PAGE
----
by Mike Masnick
Tue, May 22nd 2012 2:01am
from the well-that's-nice dept
This is the second time that SpaceX has gotten this far, but rather than just orbiting the earth a couple times, the current mission goal is to have the Dragon capsule actually dock with the International Space Station (and deliver some food). The actual docking process is a bit complex, apparently, so there are still some worries. However, things certainly seem to be progressing.
And, of course, this is just one of many stepping stones towards actually offering private manned spaceflight, which goes beyond just touching the edges of space, but actually into orbit. Either way, it's an important milestone along the way.
by Glyn Moody
Tue, May 22nd 2012 12:32am
from the TRIPS-is-for-wusses dept
ACTA and TPP have much in common, but the way in which they represents two aspects of the same impulse has never been shown more clearly than here, in this proposal to re-use elements of one in the other:
In an apparent effort to break the deadlock in negotiations for an intellectual property rights (IPR) chapter in the Trans-Pacific Partnership (TPP), several countries are proposing that certain provisions in a U.S. proposal be replaced with language from the Anti-Counterfeiting Trade Agreement (ACTA), according to informed sources.
Some of the more "moderate" participating countries have realized that TPP's criminal enforcement provisions are simply disproportionate:
Sources said that other ACTA signatories involved in the TPP – New Zealand, Australia and Singapore – want to substitute language from the agreement’s criminal offenses section with the proposed U.S. language on criminal enforcement, according to sources in Dallas.
the ACTA and the U.S. proposal [for TPP] both would require countries to provide for criminal procedures and penalties at least in cases of "willful" counterfeiting of trademarks and copyright piracy on a "commercial scale."
That last comment is noteworthy, because it shows that the copyright industries want to punish general users swapping unauthorized copies with criminal sanctions even if there is no money involved. It confirms that these treaties are not really about fighting organized crime, as they are often presented, but truly a war on online sharing itself, where the aim is to put ordinary people behind bars.
However, the U.S. proposal contains a much stricter interpretation of what constitutes commercial scale because it would cover significant infringements for both the purposes of commercial advantage or private financial gain as well as acts that result in no direct or financial gain.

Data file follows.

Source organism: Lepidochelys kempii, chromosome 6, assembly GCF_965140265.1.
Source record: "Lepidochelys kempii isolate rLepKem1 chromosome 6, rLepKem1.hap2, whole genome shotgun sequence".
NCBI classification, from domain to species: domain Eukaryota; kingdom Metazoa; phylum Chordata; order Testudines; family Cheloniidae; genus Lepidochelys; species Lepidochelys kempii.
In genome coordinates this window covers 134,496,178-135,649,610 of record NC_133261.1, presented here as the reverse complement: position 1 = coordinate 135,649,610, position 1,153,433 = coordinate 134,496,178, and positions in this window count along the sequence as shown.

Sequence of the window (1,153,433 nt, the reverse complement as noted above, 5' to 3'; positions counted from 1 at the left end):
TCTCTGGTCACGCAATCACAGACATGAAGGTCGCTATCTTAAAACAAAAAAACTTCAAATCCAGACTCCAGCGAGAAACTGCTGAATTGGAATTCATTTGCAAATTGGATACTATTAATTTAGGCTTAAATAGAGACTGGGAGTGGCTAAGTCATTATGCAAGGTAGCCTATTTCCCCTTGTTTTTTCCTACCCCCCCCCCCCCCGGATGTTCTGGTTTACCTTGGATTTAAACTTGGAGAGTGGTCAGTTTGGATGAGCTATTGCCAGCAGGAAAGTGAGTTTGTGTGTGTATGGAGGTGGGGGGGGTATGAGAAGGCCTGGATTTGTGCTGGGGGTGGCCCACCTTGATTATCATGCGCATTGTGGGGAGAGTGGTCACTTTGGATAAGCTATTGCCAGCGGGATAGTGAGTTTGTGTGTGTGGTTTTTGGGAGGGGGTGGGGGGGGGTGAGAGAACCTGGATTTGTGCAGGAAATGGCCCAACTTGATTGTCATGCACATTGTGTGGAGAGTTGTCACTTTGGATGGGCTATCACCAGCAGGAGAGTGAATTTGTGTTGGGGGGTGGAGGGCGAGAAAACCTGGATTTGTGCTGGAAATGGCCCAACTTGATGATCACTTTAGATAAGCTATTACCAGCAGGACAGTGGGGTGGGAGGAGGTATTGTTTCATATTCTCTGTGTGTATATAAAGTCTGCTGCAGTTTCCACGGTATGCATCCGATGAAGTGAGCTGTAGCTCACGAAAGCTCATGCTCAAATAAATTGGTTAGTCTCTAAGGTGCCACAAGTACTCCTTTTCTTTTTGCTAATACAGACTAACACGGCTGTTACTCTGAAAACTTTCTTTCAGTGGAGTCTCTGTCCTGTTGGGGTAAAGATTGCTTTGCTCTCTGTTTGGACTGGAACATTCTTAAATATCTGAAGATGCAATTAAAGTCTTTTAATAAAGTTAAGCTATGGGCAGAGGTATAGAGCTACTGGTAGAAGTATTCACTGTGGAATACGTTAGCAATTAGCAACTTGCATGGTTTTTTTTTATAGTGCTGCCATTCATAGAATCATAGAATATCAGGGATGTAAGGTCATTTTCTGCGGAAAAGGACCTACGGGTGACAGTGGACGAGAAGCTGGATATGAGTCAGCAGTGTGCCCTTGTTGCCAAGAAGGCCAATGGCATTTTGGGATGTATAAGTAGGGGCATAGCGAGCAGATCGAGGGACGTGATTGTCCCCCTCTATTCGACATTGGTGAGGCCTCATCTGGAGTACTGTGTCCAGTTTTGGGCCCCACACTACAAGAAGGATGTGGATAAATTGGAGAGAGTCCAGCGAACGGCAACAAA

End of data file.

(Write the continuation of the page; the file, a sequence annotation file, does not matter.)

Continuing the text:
One source said this provision could criminally punish an individual who has committed a significant act of infringement but does not intend to gain financially from it. IPR industry sources defend this approach as capturing users of file sharing services who do not stand to gain financially by sharing a large amount of pirated content.
To break the deadlock on this issue, the moderate wing of the TPP club is apparently suggesting that the equivalent ACTA provisions should be re-used. It's interesting to see ACTA, which is still being fiercely fought in Europe because of its harsh and unbalanced nature, presented here as a milder option compared to TPP. If nothing else, that negotiating calculus emphasizes just how extreme TPP is.
However, it's also disturbing that ACTA, although not yet in force, is already being taken as the new baseline. Indeed, the article quoted above notes that ACTA's provisions "represent a much higher standard than the World Trade Organization Agreement on Trade-Related Aspects of Intellectual Property Rights (TRIPS)" - the previous benchmark here.
Moreover, as regards the current "compromise" idea of using ACTA's provisions instead of the US proposals for TPP, an industry source had the following to say:
the U.S. IPR text largely reflects the U.S.-Korea FTA [Free Trade Agreement] and it would be unlikely the U.S. would agree to provisions that are less strict in the area of criminal enforcement.
As far as the US is concerned, it seems, every treaty in this area, whether bilateral (as in the US-Korea FTA) or multilateral (as with ACTA and TPP), is part of a policy ratchet that allows change in only one direction: more. The unspoken assumption that more copyright and more enforcement are always better is one of the key reasons why SOPA failed, ACTA is meeting such resistance, and even TPP is stumbling.